Network Analysis with igraph |
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Vertex and edge sequences are basically numeric vectors containing
vertex/edge ids. For many functions there is an argument which is a
vertex or edge sequence. Eg. `degree()`

calculates
vertex degree and it has an optional argument called
* v* giving the vertices of which the degree will
be calculated. (In this particular case the default value is all
vertices.) Everywhere in igraph if a vertex or edge sequence is
expected a simple numeric can also be supplied instead of a
vertex/edge sequence object.

A vertex sequence object can be created with the function
`V()`

giving a graph object as a parameter, the
vertex sequence will contain all vertices in the graph in vertex id
order. (It is thus hardly more than a vector from 0 to
`vcount(g)-1`

.) Similarly, the `E()`

function creates an edge sequence with all edges

`>`

g <- graph.ring(10)`>`

V(g)

[1] 0 1 2 3 4 5 6 7 8 9

`> `

E(g)

Edge sequence: [0] 0 -- 1 [1] 1 -- 2 [2] 2 -- 3 [3] 3 -- 4 [4] 4 -- 5 [5] 5 -- 6 [6] 6 -- 7 [7] 7 -- 8 [8] 8 -- 9 [9] 0 -- 9

Note that even if an edge sequence is just a vector of edge ids, it is
“pretty printed” in R, instead of the edge ids, the end
points of the edges are listed, in a nice format. If you wish to see
the edge ids use the `as.vector()`

function on the
edge sequence:

`> `

as.vector(E(g))

[1] 0 1 2 3 4 5 6 7 8 9

Of course selecting all vertices or all edges in a graph is not always what we want; they can be indexed in various flexible ways to create a subset of vertices. Vertex sequences can be indexed by numeric or logical vectors to select a subset of vertices:

`>`

g <- barabasi.game(100)`>`

V(g) [ degree(g) > 5 ]

Vertex sequence: [1] 0 3 6 14

`> `

V(g) [ degree(g) > 5 ] [ 0:9 ]

Vertex sequence: [1] 0 3 6

Here the first example selects vertices with (total) vertex degree higher than five by indexing with a logical vector. As the result of the indexing is also a vertex sequence, it can indexed again, like in the second example, this time with a numeric vector; we get all vertices with degree higher than five among the first 10 vertices as a final result.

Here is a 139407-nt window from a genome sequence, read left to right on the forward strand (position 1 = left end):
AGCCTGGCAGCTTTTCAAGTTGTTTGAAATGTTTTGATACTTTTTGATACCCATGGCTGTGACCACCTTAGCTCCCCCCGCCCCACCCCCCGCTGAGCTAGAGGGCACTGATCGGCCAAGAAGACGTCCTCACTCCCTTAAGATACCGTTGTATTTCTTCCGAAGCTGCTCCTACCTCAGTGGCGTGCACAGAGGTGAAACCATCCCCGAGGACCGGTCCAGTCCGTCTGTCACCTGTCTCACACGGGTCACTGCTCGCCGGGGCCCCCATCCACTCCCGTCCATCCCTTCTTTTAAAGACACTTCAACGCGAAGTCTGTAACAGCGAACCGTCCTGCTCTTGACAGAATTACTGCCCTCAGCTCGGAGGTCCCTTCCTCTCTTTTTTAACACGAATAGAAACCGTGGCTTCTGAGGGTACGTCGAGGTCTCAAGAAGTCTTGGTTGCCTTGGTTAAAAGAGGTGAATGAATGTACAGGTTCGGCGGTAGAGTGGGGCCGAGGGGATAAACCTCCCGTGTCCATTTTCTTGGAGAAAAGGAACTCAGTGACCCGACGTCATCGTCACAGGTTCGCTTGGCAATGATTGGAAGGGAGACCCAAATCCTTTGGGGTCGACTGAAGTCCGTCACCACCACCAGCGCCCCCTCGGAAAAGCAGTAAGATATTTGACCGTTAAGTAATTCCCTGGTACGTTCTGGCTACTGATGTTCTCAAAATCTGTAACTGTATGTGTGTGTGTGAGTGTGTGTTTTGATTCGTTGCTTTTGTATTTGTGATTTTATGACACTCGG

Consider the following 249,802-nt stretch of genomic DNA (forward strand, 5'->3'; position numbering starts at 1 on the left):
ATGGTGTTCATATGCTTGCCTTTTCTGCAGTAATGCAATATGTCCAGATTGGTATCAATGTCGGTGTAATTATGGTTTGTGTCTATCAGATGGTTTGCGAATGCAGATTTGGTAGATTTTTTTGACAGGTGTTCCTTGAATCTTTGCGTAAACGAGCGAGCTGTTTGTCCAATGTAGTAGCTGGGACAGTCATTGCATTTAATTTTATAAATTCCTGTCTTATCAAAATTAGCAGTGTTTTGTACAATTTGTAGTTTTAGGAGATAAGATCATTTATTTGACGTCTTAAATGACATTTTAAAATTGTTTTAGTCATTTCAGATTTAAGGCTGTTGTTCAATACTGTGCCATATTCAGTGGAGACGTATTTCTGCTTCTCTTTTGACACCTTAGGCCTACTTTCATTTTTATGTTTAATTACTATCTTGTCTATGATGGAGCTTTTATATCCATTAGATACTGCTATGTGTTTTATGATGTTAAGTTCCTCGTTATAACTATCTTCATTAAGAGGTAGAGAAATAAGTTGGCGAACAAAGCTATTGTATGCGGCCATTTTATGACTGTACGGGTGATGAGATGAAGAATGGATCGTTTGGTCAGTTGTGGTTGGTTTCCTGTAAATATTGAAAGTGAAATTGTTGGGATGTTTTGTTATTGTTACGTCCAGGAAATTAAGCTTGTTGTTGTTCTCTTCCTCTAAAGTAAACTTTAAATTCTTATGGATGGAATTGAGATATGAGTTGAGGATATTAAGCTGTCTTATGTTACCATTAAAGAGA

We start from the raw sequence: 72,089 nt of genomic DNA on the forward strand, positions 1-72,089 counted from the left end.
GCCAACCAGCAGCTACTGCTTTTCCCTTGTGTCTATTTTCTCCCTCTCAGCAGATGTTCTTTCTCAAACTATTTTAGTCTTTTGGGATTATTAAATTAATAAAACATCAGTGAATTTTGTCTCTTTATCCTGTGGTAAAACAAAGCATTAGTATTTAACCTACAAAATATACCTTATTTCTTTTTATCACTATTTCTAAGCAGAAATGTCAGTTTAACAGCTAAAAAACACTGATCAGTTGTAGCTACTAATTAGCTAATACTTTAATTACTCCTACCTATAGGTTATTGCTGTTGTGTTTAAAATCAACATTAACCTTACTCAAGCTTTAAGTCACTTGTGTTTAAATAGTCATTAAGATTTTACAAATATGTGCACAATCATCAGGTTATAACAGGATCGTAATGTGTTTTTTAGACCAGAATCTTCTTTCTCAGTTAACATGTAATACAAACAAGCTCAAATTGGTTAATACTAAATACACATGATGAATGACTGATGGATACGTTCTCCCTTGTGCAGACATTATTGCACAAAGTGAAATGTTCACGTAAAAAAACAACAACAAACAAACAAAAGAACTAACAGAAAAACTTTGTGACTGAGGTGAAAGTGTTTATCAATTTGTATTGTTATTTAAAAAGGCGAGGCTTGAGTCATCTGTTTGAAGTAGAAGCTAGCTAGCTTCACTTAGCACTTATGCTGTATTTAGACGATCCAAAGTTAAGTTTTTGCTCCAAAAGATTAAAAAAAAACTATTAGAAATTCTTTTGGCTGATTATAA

There are some functions which make vertex sequence indexing easier,
these cannot be use anywhere else, they are defined only in the
indexing operation of vertex/edge sequences. For vertex sequences
these are: `nei()`

, `adj()`

,
`from()`

and `to()`

and for edge
sequences: `adj()`

, `from()`

and
`to()`

.

`nei()`

takes a vertex sequence as a parameter
(remember a simple vector of vertex ids is also allowed), and returns
a logical vector which is `TRUE`

for those vertices
from the indexed vertex sequence which have at least one neighbor
in the vertex sequence supplied as a parameter. To select those
vertices which have vertex degree higher than five and are connected to
vertex 0 one can write:

`> `

V(g) [ degree(g) > 5 & nei(0) ]

Vertex sequence: [1] 3 14

Of course more than one vertex can be supplied as an argument to
`nei()`

, all neighbors of vertices 0, 1 and 10:

`> `

V(g) [ nei(c(0,1,10)) ]

Vertex sequence: [1] 0 1 2 3 5 7 10 12 14 21 22 42 45 53 64 70 73 88 89

For vertex sequences `adj()`

takes an edge sequence
as its single argument and it returns `TRUE`

for
those vertices which are adjacent to at least one edge in the
parameter edge sequence. Here are the vertices adjacent to the edges
with high edge betweenness:

`>`

g <- barabasi.game(1000)`>`

es <- E(g) [ edge.betweenness(g) > 100 ]`>`

es

Edge sequence: [0] 1 -> 0 [1] 2 -> 0 [2] 3 -> 0 [3] 4 -> 1 [14] 15 -> 12 [26] 27 -> 2

`> `

V(g) [ adj(es) ]

Vertex sequence: [1] 0 1 2 3 4 12 15 27

For edge sequences `adj()`

is similar, is takes a
vertex sequence as its argument and returns `TRUE`